North Hempstead votes to repeal local law that limits pregnancy termination facilities

Originally published in The Island 360 on September 04, 2022.

After two hours of heated debate, the North Hempstead Town Board voted unanimously Thursday to repeal a 50-year-old section of the town code that limited where pregnancies could be terminated to hospitals, facilities administered by a hospital or facilities affiliated with a hospital.

The public hearing, which drew 25 comments,  was a continuation of a two-hour hearing in which Town Board Democrats voted 4-2 along party lines to push the vote to Thursday night.

Republican Supervisor Jennifer DeSena did not attend the August meeting, saying she had a “long-standing prior family commitment”, leaving Deputy Supervisor Joe Scalero to lead the meeting, but without any voting power. 

On Thursday, DeSena revised her explanation, saying she was in Delaware with her family on vacation. 

State Sen. Anna Kaplan (D-North Hills), who spoke in favor of repealing the law, criticized DeSena for her absence in August and the change in the reason she gave.

“Supervisor, I was disappointed that you weren’t able to be here last time because I know that so many of our residents are eager to hear whether or not you support a woman’s right to access an abortion in the Town of North Hempstead,” Kaplan said at the meeting.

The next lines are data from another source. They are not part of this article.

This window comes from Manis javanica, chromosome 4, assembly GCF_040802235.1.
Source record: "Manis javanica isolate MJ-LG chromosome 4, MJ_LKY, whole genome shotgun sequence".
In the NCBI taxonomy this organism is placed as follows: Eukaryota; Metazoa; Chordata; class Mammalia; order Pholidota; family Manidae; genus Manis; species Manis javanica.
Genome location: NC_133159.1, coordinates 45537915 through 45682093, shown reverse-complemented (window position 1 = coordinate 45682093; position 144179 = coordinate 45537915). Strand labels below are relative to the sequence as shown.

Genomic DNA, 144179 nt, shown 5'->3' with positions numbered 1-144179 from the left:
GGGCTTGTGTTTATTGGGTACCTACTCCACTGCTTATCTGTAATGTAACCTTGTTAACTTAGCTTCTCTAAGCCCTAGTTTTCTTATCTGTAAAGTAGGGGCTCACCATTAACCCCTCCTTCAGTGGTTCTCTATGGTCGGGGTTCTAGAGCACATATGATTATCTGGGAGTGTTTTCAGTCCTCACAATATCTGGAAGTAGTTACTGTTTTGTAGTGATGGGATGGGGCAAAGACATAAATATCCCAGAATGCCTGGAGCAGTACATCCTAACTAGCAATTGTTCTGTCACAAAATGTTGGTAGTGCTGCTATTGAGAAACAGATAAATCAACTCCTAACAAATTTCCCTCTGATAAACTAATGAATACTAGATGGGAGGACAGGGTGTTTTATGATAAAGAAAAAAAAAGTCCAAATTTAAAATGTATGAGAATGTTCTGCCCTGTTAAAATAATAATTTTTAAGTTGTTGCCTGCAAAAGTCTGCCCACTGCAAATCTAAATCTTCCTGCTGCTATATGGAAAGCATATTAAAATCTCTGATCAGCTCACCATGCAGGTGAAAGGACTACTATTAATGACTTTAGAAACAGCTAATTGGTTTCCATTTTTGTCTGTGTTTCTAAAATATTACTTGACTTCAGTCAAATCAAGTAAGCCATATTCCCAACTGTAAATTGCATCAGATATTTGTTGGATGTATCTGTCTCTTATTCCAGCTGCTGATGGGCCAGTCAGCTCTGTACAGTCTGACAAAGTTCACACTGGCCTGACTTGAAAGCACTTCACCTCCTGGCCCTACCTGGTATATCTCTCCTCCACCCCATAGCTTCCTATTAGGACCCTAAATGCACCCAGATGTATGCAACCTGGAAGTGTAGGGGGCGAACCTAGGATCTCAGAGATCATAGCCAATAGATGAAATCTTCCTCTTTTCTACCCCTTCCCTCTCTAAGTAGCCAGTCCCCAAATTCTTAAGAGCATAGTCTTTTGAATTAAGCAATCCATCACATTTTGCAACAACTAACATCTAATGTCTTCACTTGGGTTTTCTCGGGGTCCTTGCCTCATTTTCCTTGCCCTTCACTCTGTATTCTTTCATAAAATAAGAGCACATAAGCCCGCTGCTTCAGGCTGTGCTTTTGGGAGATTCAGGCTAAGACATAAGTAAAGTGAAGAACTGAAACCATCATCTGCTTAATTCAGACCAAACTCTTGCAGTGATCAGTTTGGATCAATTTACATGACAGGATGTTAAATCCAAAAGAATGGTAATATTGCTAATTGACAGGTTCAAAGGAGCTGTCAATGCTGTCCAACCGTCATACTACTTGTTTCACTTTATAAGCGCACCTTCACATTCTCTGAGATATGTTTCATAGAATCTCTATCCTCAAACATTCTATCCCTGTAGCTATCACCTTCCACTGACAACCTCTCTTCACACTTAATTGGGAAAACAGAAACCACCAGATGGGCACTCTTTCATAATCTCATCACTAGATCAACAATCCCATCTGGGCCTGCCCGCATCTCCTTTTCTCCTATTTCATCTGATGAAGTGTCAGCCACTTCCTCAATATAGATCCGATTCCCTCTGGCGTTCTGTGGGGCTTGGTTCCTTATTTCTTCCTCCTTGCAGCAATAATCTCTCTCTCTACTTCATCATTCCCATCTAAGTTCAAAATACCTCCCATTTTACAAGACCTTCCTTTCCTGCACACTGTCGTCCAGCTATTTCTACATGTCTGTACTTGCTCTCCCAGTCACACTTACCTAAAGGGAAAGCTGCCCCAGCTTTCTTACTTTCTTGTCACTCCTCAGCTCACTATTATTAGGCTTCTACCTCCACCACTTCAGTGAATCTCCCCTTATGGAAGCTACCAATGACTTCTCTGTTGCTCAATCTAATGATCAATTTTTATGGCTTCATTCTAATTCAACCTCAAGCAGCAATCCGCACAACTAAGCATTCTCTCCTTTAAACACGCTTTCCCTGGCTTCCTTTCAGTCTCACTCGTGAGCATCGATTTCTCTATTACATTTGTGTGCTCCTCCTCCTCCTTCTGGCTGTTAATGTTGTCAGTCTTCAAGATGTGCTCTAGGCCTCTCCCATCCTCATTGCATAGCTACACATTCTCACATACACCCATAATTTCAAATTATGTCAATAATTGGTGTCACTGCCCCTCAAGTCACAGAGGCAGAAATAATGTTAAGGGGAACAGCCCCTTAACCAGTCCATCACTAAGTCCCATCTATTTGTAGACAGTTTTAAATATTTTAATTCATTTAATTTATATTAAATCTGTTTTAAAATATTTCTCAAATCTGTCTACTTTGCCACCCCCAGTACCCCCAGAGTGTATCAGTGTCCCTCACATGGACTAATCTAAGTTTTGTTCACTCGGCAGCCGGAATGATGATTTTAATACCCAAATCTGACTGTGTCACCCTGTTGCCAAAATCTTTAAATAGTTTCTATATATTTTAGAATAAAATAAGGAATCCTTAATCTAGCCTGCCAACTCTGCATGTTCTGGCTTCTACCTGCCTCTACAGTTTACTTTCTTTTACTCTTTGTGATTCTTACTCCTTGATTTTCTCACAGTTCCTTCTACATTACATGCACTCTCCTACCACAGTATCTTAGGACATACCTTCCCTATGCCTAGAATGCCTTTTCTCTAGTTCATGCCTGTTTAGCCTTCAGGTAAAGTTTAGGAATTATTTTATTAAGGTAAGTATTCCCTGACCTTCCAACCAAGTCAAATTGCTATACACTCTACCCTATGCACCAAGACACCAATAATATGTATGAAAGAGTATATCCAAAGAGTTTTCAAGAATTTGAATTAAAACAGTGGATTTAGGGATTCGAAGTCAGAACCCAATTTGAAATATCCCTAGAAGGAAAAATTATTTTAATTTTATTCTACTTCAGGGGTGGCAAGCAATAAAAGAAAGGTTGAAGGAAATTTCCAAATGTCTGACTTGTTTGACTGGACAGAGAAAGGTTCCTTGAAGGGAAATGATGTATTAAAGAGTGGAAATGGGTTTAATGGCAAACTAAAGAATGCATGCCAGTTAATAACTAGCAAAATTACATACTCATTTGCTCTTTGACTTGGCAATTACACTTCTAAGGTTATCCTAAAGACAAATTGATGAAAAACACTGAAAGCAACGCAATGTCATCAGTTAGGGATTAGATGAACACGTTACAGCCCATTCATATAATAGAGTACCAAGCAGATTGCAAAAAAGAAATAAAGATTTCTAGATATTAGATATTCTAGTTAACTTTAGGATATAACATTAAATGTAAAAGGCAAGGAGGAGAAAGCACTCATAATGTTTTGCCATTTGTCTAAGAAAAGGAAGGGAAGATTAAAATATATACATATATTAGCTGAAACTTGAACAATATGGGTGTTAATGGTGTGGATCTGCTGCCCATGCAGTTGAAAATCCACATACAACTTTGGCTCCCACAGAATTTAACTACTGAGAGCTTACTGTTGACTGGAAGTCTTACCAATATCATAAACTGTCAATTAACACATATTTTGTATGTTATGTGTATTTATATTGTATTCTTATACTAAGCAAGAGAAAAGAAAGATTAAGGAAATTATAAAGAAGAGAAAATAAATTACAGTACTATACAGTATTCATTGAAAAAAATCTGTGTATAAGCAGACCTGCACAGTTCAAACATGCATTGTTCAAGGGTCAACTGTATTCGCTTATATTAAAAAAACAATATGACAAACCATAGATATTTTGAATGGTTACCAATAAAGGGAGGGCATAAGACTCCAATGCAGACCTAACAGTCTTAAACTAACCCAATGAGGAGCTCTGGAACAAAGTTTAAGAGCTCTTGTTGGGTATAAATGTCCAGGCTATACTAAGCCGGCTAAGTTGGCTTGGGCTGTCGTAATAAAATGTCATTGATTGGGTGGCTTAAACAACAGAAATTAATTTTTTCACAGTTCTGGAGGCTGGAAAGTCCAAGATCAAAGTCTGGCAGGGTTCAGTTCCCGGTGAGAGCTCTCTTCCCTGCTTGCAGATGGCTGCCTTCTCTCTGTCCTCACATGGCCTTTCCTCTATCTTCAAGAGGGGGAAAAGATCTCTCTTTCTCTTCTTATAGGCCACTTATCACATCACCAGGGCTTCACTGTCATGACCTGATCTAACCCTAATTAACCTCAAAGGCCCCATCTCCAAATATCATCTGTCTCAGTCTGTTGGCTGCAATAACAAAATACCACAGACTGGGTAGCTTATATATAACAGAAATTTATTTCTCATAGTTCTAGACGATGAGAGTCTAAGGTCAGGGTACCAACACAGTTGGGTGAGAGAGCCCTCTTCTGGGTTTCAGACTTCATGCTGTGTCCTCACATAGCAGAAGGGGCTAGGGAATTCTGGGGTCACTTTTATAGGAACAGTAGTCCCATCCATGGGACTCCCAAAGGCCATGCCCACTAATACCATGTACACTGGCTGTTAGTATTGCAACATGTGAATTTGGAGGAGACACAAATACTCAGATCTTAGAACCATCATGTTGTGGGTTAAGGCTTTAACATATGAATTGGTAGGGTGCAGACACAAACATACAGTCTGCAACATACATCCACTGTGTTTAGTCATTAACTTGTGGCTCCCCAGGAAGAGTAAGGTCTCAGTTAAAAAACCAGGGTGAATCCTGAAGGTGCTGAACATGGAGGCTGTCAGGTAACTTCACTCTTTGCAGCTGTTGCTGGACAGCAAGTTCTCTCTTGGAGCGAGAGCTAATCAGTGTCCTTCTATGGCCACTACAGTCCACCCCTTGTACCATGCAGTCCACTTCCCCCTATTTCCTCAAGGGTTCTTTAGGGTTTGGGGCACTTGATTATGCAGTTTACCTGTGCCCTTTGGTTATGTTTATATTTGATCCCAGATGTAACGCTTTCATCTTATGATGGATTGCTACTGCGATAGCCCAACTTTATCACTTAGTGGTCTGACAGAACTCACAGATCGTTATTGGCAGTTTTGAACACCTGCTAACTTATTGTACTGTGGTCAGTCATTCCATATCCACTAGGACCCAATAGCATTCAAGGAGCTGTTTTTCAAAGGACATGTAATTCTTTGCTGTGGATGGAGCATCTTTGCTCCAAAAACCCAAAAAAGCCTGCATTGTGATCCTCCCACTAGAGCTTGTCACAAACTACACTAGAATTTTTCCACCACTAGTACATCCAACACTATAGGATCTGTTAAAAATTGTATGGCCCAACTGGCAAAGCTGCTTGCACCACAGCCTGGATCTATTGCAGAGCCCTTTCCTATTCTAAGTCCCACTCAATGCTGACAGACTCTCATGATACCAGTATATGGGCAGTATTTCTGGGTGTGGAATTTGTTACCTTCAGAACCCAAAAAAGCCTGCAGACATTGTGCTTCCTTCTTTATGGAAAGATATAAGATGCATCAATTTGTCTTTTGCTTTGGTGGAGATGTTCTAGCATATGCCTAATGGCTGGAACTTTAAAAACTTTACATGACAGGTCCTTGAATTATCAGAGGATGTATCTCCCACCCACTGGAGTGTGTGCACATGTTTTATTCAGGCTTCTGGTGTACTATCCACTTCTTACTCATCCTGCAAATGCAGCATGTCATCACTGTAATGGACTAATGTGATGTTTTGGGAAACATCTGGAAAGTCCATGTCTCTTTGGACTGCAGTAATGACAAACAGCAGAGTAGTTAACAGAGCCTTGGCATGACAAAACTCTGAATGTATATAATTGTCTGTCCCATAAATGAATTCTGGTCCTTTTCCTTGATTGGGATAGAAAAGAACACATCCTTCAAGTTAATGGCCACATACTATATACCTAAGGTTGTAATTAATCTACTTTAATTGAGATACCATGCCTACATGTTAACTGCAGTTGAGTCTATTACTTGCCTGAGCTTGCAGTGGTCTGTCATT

Kaplan, who is running for re-election to the state Senate and previously served on the Town Board, later questioned DeSena’s claim that she missed the August meeting because she was on vacation.

“It’s worth noting that the Town of North Hempstead sets board meeting dates at the beginning of the year to avoid such personal scheduling conflicts, and Supervisor DeSena did not mention she had a conflict when the critically important item was added to the agenda for the August meeting,” Kaplan said. 

Town Attorney Frank Chiara said the board’s vote was not necessary at the outset of the meeting in response to a request by DeSena to describe the local law, Chapter 41A, its history and how applicable it is today. 

“There is no actual effectiveness, it is unenforceable,” Chiara said. “It is a law in the books that is contrary to state law.”

The local law was adopted on Aug. 10, 1971, one year after the state Senate legalized abortion up to the 24th week of pregnancy and two years before the U.S. Supreme Court’s ruling on Roe v. Wade, which permitted abortions during the first two trimesters of pregnancy in the United States.